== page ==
Hone records the changing customs of holiday meals, starting with a few overwhelming lines from Philip Massinger, the 17th century playwright:

Men may talk of country Christmasses,
Their thirty-pound butter'd eggs, their pies of carp's tongues,
Their pheasants drench'd with ambergris, the carcasses
Of three fat wethers bruised for gravy, to
Make sauce for a single peacock; yet their feasts
Were fasts, compared with the city's.

City Madam, act ii, sc.1.

Whether or not you have three fat sheep primed for your gravy boat, a taste of the old days may be recalled with Christmas games and stories. Traditional tales include those of Sir Thopas, Bevis of Southampton, Guy of Warwicke, Adam Bell, and Clymme of the Clough.

To conclude the day, try a bed-time posset. Part drink, part pudding, this favorite dessert has been employed by the rampaging Macbeth family (with a little poison), to dispose of the King's guards. It's also popped up in another epic adventure, where it demonstrated temporary restorative powers. [EDBv2]

Wednesday, December 1, 2010

Week of November 28 (Mini-Update)

As December opens, a note from Hone about past tendencies to mark the winter months:

[Christmas] is the holiday, which, for obvious reasons, may be said to have survived all the others; but still it is not kept with any thing like the vigour, perseverance, and elegance of our ancestors. They not only ran Christmas-day, new-year's-day, and twelfth-night, all into one, but kept the wassail-bowl floating the whole time, and earned their right to enjoy it by all sorts of active pastimes.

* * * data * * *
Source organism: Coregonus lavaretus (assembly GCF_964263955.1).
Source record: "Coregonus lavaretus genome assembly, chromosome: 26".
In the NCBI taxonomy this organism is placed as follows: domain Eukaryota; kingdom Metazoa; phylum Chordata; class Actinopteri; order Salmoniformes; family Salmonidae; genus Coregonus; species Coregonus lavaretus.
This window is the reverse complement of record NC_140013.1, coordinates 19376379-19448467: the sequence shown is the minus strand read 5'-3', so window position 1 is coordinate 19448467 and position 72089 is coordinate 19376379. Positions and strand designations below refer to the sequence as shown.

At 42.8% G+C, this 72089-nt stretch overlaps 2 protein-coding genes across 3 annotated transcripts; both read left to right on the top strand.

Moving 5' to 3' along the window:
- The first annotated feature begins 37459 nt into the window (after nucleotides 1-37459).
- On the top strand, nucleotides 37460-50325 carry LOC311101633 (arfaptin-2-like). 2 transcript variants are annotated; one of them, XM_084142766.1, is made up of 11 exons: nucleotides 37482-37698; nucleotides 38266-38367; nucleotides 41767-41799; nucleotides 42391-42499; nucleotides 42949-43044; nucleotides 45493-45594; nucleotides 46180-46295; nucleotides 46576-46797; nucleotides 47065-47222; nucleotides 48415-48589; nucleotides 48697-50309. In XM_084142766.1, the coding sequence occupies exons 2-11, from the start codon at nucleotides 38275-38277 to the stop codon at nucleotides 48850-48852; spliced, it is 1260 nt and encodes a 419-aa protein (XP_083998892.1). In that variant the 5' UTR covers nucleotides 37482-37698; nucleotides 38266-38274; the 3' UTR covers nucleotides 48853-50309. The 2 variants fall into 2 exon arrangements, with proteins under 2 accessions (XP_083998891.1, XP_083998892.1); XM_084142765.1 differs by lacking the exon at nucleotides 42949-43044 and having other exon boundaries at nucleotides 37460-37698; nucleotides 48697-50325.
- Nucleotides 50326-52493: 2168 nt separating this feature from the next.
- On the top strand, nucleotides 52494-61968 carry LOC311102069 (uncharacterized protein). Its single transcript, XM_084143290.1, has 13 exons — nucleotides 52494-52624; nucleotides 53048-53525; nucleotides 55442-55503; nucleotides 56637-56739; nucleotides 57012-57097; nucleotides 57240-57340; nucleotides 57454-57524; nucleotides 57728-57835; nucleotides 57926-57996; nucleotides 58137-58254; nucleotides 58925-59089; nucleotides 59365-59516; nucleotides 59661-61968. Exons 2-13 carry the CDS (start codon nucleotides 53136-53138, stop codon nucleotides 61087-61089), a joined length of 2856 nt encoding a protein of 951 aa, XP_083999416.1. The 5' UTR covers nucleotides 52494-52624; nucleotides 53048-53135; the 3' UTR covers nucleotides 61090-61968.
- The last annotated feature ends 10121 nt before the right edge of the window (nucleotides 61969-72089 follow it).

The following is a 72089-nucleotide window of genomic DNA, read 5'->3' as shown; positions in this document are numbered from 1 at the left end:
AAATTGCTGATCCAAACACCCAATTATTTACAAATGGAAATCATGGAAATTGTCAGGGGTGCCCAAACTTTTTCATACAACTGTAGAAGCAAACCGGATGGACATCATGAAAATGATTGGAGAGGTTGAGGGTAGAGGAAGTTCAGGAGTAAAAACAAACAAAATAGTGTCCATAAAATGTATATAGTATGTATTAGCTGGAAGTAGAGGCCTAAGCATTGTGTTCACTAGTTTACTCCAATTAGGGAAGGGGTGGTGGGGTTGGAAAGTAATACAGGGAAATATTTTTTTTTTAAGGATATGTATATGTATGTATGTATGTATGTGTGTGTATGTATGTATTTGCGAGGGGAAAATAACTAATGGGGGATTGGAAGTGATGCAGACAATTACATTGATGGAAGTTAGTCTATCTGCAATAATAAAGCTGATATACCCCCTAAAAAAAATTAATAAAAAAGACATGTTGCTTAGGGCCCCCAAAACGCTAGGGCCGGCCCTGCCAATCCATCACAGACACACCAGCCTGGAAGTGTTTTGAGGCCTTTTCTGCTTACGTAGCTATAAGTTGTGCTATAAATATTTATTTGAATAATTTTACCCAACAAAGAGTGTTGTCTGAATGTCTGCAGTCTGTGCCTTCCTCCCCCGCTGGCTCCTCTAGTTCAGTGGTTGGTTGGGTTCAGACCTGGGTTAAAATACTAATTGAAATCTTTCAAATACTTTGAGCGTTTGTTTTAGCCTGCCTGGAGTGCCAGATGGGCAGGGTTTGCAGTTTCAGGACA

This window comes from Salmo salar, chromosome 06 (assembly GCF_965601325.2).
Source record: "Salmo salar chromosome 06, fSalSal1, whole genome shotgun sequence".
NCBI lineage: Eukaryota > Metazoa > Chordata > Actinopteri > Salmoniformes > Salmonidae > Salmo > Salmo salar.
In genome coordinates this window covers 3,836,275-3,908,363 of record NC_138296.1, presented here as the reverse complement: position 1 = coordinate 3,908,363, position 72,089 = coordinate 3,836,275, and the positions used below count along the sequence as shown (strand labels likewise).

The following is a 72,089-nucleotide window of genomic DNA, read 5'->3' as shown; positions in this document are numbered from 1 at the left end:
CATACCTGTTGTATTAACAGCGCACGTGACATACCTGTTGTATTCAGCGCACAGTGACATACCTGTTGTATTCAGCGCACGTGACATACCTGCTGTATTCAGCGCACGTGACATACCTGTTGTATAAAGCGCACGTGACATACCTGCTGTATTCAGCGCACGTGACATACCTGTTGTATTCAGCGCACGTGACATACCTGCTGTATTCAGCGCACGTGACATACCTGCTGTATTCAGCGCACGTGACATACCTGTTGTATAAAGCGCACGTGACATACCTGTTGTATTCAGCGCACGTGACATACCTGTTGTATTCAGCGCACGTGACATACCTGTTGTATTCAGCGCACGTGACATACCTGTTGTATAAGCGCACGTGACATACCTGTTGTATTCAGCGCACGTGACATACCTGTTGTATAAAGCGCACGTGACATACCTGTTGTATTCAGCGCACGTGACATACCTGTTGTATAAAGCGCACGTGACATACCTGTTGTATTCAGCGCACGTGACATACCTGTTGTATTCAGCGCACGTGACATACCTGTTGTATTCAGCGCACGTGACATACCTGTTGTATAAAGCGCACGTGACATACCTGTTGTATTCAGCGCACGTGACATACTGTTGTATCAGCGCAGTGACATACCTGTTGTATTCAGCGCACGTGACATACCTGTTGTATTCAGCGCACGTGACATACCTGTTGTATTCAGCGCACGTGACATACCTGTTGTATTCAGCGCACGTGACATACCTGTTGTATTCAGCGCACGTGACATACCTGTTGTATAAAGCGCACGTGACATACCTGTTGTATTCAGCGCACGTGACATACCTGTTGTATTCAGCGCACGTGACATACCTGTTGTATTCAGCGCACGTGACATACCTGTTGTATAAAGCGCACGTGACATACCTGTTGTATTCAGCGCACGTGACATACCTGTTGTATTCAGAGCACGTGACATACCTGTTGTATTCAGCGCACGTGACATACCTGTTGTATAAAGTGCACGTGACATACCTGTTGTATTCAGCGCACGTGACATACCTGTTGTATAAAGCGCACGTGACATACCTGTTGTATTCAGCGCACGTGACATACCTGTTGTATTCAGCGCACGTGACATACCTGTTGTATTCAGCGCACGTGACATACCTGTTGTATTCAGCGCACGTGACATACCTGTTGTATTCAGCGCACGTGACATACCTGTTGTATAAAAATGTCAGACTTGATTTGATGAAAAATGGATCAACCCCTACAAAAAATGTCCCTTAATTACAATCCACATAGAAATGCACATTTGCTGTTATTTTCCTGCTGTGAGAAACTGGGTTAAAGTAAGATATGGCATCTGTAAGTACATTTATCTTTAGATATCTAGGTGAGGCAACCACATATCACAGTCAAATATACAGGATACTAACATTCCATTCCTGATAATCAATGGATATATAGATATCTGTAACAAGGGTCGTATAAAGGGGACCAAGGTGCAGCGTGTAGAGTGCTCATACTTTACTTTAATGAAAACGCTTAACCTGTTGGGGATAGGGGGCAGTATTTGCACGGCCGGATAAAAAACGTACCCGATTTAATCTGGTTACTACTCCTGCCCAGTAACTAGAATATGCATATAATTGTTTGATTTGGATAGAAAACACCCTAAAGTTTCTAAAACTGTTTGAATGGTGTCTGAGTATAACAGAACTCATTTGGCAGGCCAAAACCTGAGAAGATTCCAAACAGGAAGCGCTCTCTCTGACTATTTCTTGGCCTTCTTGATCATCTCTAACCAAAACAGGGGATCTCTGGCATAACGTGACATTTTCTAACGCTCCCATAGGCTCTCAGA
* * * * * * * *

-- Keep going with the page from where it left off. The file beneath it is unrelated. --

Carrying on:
Hone then summarizes a range of colorful and boisterous activities--which we will return to in the coming days. You, too, will learn "the way to turn winter to summer." [EDBv1]

Thursday, August 5, 2010

Week of August 2 (Mini-Update)

August 5 - You: at the coffee shop, pretending to read W.B. Yeats. Brown knitted sweater, frizzy hair, worn jeans. Me: tall, soaking wet and my nose pressed against the window. Something passed between us when you noticed me. Please call mailbox #8675309 .

Ever see those ads searching for missed connections? Here's one from this day in 1758, originally published in the London Chronicle:

A young lady who was at Vauxhall on Tuesday night last, in company with two gentlemen, could not but observe a young gentleman in blue and a gold-laced hat, who, being near her by the orchestra during the performance, especially the last song, gazed upon her with the utmost attention. He earnestly hopes (if unmarried) she will favour him with a line directed to A.D. at the bar of the Temple Exchange Coffee-house, Temple-bar, to inform him whether fortune, family, and character, may not entitle him upon a further knowledge, to hope an interest in hear heart. He begs she will pardon the method he has taken to let her know the situation of his mind, as, being a stranger, he despaired of doing it any othe way, or even of seeing her more. As his views are founded upon the most honourable principles, he presumes to hope the occasion will justify it, if she generously breaks through this trifling formality of the sex, rather than, by a cruel silence, render unhappy one, who must ever expect to continue so if debarred from a nearer acquaintance with her, in whose power alone it is to complete his felicity.

Hone comments that "a description of the various afflictions and modes of relief peculiar to the progress of this disorder would fill many volumes."

There's no word on whether A.D. ever cured his heartache, but one wonders if contemporary approaches to the same illness are more successful than his. [EDBv1]